Thursday, July 16, 2020
At Virginia Commonwealth University, researchers have been launching projects to address and assess the impact of the novel coronavirus. Their work ranges from vaccine development and building biobanks to study the virus to examinations of how the pandemic is affecting food access in vulnerable communities. These are some of their stories.
The RVA Eviction Lab, housed at Virginia Commonwealth University within the L. Douglas Wilder School of Government and Public Affairs, provides data and analysis about housing evictions in the Richmond region, which has been found to have the second-highest eviction rate in the United States.
Now, as a moratorium on evictions during the COVID-19 pandemic has expired in Virginia, the lab’s work in support of policymakers, nonprofit organizations and housing advocates is needed more than ever.
“COVID ultimately exacerbated existing inequality. It exposed what was already there and made it really painfully obvious. And I think it’s going to make the ripple effects of eviction within COVID really intense,” said Kathryn Howell, Ph.D., co-director of the lab and an associate professor of urban planning in the Wilder School. “We knew that more people would need this data and more people would need this research. So we’re like, ‘OK, let’s figure out how do we do this in a bigger way.’”
Howell and RVA Eviction Lab co-director Ben Teresa, Ph.D., an assistant professor in the Wilder School, received a grant from VCU’s COVID-19 Rapid Research Funding Opportunity to expand their work to Petersburg, Hopewell and Hampton Roads.
The project, “Data for Prevention of Eviction and Proactive Engagement with Tenants and Landlords,” is one of 31 to be funded by the program, which is led by the Office of the Vice President for Research and Innovation with support from the C. Kenneth and Dianne Wright Center for Clinical and Translational Research. The program aims to further VCU research that addresses the impact of the coronavirus.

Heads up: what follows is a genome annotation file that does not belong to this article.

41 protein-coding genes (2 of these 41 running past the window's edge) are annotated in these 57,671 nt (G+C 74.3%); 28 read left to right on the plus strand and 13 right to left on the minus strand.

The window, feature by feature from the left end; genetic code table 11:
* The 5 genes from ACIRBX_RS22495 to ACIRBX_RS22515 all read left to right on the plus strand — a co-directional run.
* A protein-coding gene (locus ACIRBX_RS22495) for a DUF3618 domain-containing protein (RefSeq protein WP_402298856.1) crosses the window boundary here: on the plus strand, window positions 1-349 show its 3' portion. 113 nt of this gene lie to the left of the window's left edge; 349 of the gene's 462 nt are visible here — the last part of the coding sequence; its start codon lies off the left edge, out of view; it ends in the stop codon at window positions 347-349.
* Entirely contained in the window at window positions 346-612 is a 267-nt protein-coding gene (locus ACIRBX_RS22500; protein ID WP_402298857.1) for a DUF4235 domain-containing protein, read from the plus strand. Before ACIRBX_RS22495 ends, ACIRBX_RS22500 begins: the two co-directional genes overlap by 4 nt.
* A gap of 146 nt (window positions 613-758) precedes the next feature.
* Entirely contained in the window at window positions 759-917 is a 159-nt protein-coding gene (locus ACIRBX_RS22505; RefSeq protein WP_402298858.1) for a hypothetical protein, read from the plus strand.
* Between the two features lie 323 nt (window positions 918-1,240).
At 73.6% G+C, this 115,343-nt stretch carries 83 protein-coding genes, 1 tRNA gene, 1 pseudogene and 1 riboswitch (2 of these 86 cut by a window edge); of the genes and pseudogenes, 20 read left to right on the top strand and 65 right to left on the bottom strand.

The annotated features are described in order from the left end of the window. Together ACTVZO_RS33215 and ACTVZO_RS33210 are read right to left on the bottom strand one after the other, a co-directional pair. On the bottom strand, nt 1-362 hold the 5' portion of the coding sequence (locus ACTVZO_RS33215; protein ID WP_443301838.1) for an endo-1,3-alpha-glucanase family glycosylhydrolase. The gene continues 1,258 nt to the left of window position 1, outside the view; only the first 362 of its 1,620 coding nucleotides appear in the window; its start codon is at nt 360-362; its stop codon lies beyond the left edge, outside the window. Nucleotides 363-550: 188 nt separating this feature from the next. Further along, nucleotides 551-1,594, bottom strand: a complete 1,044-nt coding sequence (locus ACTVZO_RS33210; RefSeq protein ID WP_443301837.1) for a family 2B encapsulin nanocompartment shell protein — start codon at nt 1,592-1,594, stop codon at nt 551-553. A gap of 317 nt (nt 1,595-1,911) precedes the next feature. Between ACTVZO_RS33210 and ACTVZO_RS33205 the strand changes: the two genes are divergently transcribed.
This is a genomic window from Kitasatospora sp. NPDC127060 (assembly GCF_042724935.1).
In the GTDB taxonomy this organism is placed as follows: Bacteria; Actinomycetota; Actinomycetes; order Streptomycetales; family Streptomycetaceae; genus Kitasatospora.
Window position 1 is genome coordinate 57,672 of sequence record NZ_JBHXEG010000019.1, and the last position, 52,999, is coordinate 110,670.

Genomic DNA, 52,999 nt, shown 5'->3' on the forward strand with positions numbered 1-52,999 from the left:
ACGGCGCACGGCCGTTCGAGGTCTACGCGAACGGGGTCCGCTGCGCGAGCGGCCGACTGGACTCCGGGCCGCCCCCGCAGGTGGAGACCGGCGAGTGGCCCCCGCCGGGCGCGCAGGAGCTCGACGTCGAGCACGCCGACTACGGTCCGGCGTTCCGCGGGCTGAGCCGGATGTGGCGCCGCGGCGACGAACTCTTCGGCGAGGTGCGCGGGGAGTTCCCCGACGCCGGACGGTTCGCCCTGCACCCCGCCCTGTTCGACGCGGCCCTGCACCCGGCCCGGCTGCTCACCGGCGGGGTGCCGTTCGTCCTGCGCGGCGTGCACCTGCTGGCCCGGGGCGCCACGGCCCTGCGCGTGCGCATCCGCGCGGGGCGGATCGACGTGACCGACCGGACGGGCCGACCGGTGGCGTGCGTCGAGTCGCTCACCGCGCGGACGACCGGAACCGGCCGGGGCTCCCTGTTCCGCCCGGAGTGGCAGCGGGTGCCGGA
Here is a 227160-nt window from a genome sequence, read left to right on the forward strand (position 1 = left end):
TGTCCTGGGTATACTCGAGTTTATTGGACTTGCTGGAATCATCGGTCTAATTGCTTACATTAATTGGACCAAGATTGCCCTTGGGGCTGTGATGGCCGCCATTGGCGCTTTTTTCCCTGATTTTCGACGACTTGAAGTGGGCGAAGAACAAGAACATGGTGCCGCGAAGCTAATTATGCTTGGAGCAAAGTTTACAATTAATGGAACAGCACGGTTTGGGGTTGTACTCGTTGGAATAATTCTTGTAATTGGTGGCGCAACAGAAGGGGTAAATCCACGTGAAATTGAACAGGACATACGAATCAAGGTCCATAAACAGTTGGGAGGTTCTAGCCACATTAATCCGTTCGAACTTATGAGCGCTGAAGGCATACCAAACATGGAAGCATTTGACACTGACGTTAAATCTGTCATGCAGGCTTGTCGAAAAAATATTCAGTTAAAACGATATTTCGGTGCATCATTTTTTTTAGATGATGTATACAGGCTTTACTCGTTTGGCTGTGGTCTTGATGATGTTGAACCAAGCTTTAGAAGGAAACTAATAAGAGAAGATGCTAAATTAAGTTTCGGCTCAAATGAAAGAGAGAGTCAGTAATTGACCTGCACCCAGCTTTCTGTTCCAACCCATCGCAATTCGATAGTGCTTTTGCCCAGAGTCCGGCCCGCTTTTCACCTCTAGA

As part of the project, the RVA Eviction Lab is adding the new localities to its database on evictions, which can provide information on the owners of multifamily housing buildings, who financed certain apartment buildings, the eviction history of owners and properties, and more.
The database is filled with information collected from public documents, such as city assessor records, deeds records, mortgage documents, housing code violations and circuit court eviction records.
“What we’re really interested in overall with the lab is building out data for communities, advocates, housing advocates and attorneys to be able to tackle the eviction problem,” Teresa said. “We know that there’s a dearth of information available for tenants and advocates about where evictions are taking place, subsidy programs that may be covered and so forth. And COVID and the [federal Coronavirus Aid, Relief and Economic Security] Act made this data even more important.”
The CARES Act, passed in late March, halted evictions of renters living in single-family and multifamily properties financed by federally backed mortgages, such as Fannie Mae, Freddie Mac and the Department of Urban and Housing Development, as well as those living in federally assisted housing. The federal moratorium is set to expire July 25. A state freeze on eviction hearings ended June 29, following an order by the Supreme Court of Virginia.
After the CARES Act was passed, the RVA Eviction Lab played an important role in providing data to local organizations that help residents facing possible eviction.
“We were able to run a list immediately for our Richmond partners to say: These are the buildings we know are covered under the CARES Act,” Howell said. “It became data for action.”
The team also provided valuable information from its Richmond-area evictions database.
“[Our] database has allowed us to respond when community organizations say, ‘Hey, we’ve got this landlord and he seems to be in a couple of different places. What other buildings does he own?’” Howell said. “The data on what buildings are owned by whom is often not readily available, [because] each building is an LLC. And the ownership of that LLC is kind of hidden and you have to do some digging to figure out who owns it. So that’s been something we’ve been able to respond to.”